1. Gymnastic #2 from Jim Wofford’s Modern Gymnastics (also found in May 2012 Practical Horseman, and online here). It’s four ground poles, a jump, and a one-stride to another fence. This is a great confidence builder; I jumped Colter through it today. The trot poles really help establish a good rhythm and set the horse up for success over the two fences. I did a crossrail for the first fence, and eventually ended with a 2′ oxer. It rides well; I increased the distances a little bit to compensate for Colter’s very long stride. (Note: I think you can also find this gymnastic in Wofford’s Training The Three Day Event Horse and Rider.)

2. Exercise 7 from this PDF from the Alberta County 4-H. This sheet has several good exercises, but I love exercise 7- two bounces to a one stride. I particularly like bounces because they make horses that rush (like Moe) sit up and sit back on their haunches. 
3. “The Y” from this Horse Illustrated article on grids. This exercise is a two or three stride followed by a three stride bending line. I think when trainers and riders think “gymnastic”, they think “straight line”; however, it’s important for horses to learn to turn while jumping. This exercise is effective and something different for horses to think about.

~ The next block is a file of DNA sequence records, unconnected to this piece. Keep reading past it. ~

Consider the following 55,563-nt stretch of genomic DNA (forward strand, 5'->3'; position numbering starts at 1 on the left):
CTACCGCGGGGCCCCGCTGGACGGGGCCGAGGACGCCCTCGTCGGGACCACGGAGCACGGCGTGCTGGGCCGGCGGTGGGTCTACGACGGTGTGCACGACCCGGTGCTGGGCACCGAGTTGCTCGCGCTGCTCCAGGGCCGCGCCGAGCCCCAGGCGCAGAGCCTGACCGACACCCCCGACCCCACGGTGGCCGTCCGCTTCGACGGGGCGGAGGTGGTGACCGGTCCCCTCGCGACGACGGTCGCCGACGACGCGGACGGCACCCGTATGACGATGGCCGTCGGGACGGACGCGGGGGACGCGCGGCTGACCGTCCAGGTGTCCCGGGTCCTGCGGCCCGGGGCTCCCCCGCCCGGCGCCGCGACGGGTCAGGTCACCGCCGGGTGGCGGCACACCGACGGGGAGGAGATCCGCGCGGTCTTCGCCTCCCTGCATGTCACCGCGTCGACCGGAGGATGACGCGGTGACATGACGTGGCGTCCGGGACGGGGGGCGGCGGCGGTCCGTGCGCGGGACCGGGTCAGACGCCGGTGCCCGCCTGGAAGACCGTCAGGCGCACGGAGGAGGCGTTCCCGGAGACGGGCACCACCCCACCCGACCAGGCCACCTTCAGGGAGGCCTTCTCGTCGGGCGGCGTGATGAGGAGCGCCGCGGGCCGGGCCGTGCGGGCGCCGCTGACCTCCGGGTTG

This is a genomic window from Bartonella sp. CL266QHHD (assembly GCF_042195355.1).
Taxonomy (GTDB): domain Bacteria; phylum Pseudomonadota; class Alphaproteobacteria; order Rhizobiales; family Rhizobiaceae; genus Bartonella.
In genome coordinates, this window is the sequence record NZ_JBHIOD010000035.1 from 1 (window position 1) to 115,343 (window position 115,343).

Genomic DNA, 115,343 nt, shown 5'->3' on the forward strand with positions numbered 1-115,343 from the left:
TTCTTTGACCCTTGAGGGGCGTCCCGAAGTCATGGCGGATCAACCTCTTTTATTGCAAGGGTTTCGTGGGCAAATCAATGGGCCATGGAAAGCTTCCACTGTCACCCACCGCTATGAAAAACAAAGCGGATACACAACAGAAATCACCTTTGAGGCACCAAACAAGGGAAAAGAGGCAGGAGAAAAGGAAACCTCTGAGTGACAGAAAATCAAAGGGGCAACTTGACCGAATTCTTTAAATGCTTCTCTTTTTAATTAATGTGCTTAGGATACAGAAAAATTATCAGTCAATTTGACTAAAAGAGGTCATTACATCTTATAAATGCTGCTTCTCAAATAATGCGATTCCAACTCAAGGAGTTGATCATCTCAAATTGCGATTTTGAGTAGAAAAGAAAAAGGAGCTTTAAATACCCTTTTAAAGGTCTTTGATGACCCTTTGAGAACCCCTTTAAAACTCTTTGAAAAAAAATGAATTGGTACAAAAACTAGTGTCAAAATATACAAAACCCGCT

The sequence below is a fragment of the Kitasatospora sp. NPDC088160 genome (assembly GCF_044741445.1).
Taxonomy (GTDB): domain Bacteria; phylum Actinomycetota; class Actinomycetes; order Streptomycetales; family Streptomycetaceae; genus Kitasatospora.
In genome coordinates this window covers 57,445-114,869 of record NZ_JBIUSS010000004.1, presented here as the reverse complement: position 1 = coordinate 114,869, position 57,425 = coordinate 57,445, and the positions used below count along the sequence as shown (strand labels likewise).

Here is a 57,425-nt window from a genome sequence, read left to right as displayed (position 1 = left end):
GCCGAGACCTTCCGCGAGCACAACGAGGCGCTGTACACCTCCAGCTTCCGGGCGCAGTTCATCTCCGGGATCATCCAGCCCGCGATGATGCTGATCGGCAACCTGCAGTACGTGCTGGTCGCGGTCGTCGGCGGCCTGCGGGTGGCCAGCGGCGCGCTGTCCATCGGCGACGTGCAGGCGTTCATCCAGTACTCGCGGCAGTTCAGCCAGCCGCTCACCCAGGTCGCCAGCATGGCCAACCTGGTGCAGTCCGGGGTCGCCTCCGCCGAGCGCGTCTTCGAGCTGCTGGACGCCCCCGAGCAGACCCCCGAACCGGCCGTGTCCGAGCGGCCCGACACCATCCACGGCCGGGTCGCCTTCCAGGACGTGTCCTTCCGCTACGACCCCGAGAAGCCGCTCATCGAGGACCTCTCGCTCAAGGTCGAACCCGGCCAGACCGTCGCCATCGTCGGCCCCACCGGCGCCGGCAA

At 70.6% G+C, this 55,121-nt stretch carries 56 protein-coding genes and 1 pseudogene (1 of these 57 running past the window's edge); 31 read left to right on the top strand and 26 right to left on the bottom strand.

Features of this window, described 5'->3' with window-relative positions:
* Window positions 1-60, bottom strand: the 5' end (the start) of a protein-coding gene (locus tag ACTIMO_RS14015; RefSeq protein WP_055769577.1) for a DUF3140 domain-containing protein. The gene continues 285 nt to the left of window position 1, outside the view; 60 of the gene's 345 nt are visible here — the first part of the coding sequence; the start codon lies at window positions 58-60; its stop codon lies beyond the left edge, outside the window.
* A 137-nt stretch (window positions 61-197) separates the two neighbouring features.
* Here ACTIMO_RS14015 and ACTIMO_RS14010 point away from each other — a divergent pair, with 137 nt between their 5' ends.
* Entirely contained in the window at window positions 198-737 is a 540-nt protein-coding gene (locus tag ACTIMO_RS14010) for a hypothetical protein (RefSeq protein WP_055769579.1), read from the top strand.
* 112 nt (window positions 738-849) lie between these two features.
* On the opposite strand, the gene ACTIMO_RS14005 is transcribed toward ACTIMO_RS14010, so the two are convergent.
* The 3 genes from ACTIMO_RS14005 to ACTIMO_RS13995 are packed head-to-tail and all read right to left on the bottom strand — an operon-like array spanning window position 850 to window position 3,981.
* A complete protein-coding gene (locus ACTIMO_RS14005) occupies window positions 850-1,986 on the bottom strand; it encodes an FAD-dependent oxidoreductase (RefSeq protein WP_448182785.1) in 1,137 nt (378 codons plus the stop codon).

4. An Australian publication, The Horse Magazine, featured this exercise from Colleen Brook. It’s simply two jumps set nearly parallel to one another on a slight angle. (You just have to go look at it, I think.) As the graphic on the article illustrates, there are about a dozen different ways to utilize just two jumps; that’s great news for people like me who own four sets of standards!
5. Horse Channel featured the “wagon wheel” exercise way back in 2007 as a way to help riders with rollback turns. It’s four crossrails set up on a large circle (width of your arena). The goal is to ride through three or four times while keeping a steady, even pace and jumping in the middle of each crossrail. I’m excited to try this with Colter soon!

30 Day Blogging Challenge: Day 4- Create A Fun Jump Course

Day 4- Create A Fun Jump Course

This was a tough one for me, as I am not especially creative. My jump courses at home tend to either be gymnastics or a very easy sort of two-fences-on-each-side-of-the-arena-and-one-in-the-middle type.

But when I really thought about the type of course I’d like to school my horse over, or compete over, I came up with something that would be just the right amount of challenging for a greenie like Colter. VoilĂ !

MS Paint Rulz

Easy, confidence building, with a couple of twisty loops. And one combination, probably a three-stride.